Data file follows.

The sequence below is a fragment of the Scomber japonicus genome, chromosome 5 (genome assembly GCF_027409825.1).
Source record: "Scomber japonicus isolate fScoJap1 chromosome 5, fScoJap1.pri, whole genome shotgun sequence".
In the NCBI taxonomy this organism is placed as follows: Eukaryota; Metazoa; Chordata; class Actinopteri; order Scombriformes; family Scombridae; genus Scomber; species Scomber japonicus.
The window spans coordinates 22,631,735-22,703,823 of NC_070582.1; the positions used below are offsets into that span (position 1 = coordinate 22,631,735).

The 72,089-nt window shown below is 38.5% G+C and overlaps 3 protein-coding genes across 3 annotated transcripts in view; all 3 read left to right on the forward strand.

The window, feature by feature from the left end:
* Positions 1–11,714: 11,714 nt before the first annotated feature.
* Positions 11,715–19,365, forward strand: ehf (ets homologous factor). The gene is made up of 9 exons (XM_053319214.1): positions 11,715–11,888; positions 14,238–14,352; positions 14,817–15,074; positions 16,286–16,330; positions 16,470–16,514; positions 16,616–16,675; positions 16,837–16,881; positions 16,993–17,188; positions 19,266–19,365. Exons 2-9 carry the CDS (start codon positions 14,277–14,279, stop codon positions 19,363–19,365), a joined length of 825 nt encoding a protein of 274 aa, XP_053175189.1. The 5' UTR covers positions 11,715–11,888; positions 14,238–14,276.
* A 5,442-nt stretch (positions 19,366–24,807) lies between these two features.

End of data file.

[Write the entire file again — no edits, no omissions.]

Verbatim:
The sequence below is a fragment of the Scomber japonicus genome, chromosome 5 (genome assembly GCF_027409825.1).
Source record: "Scomber japonicus isolate fScoJap1 chromosome 5, fScoJap1.pri, whole genome shotgun sequence".
In the NCBI taxonomy this organism is placed as follows: Eukaryota; Metazoa; Chordata; class Actinopteri; order Scombriformes; family Scombridae; genus Scomber; species Scomber japonicus.
The window spans coordinates 22,631,735-22,703,823 of NC_070582.1; the positions used below are offsets into that span (position 1 = coordinate 22,631,735).

The 72,089-nt window shown below is 38.5% G+C and overlaps 3 protein-coding genes across 3 annotated transcripts in view; all 3 read left to right on the forward strand.

The window, feature by feature from the left end:
* Positions 1–11,714: 11,714 nt before the first annotated feature.
* Positions 11,715–19,365, forward strand: ehf (ets homologous factor). The gene is made up of 9 exons (XM_053319214.1): positions 11,715–11,888; positions 14,238–14,352; positions 14,817–15,074; positions 16,286–16,330; positions 16,470–16,514; positions 16,616–16,675; positions 16,837–16,881; positions 16,993–17,188; positions 19,266–19,365. Exons 2-9 carry the CDS (start codon positions 14,277–14,279, stop codon positions 19,363–19,365), a joined length of 825 nt encoding a protein of 274 aa, XP_053175189.1. The 5' UTR covers positions 11,715–11,888; positions 14,238–14,276.
* A 5,442-nt stretch (positions 19,366–24,807) lies between these two features.